The second distinction which ought to be emphasised is between objectivity and truth. Both concepts have long and contested philosophical histories, but it is only one simple contrast I want to highlight here. Objective matters are susceptible to correct responses, where ordinarily a proposition about such a matter can be true. This is sometimes captured by the label ‘cognitivism’ applied to a domain like ethics, science or aesthetics. But one can be cognitivist about a class of propositions whilst still thinking that some of them are in fact false. For instance, many people think that well-formed scientific claims are objective whilst those concerning taste are subjective, but that does not entail that all well-formed scientific claims are true. To see this, consider the claims that protons are composed of three quarks and that it is not the case that protons are composed of three quarks. Both are objective, yet only one can be true.
Meillassoux’s argument risks blurring both the public-private vs. consensual-nonconsensual distinction and the true-false vs. objective-subjective distinction. If so, this would be fatal. The most charitable interpretation of the argument he attributes to the correlationist which I can construct is the following:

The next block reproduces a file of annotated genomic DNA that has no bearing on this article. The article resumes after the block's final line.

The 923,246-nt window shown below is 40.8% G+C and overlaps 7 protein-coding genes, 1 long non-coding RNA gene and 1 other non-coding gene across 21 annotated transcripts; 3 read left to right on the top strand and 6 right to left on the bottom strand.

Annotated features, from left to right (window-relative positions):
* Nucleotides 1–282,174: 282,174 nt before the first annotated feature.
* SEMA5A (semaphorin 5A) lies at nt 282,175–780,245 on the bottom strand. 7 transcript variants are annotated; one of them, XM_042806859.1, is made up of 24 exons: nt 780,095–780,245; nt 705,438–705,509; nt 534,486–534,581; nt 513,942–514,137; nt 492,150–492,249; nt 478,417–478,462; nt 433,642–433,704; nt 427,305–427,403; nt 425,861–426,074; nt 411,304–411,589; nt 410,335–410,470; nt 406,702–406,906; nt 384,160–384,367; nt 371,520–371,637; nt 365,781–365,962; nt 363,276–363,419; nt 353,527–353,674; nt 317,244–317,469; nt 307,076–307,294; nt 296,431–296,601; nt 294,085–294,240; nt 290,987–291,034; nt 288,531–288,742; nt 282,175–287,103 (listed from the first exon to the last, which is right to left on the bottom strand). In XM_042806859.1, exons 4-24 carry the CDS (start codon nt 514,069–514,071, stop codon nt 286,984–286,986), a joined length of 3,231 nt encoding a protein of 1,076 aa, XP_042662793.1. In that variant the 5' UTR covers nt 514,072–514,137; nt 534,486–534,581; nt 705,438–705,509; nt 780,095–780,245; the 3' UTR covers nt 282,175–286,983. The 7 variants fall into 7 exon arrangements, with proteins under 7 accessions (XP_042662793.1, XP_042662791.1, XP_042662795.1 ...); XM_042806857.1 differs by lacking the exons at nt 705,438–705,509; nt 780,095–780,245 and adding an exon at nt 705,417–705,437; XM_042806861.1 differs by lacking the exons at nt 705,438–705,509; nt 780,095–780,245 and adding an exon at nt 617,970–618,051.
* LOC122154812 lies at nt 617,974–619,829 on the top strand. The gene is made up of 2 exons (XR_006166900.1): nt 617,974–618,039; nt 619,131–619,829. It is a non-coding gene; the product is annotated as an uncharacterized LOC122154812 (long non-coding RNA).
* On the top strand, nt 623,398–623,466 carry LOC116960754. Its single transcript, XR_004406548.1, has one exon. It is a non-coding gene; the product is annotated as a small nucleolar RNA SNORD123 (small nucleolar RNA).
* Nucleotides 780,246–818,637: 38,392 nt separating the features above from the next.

(1) If things-in-themselves are inaccessible, then objectivity cannot be conformity of representations to things-in-themselves. (Premise)
(2) Things-in-themselves are inaccessible. (Premise. Established by the ‘Short Argument’)
(3) Therefore, objectivity cannot be conformity to things-in-themselves.
(4) Either objectivity is conformity of representations to things-in-themselves or it is a property of subjective representations. (Premise)
(5) So, objectivity is a property of subjective representations.
(6) Objectivity of representations requires universalisability of representations. (Premise)
(7) Universalisability of representations requires their capacity to be shared [perhaps by everyone] (Premise)
(8) Therefore, objectivity of representations requires their capacity to be shared.
(9) Scientific truth requires objectivity of representations. (Premise)
(10) Therefore, scientific truth requires representations to conform to the conditions for being shared.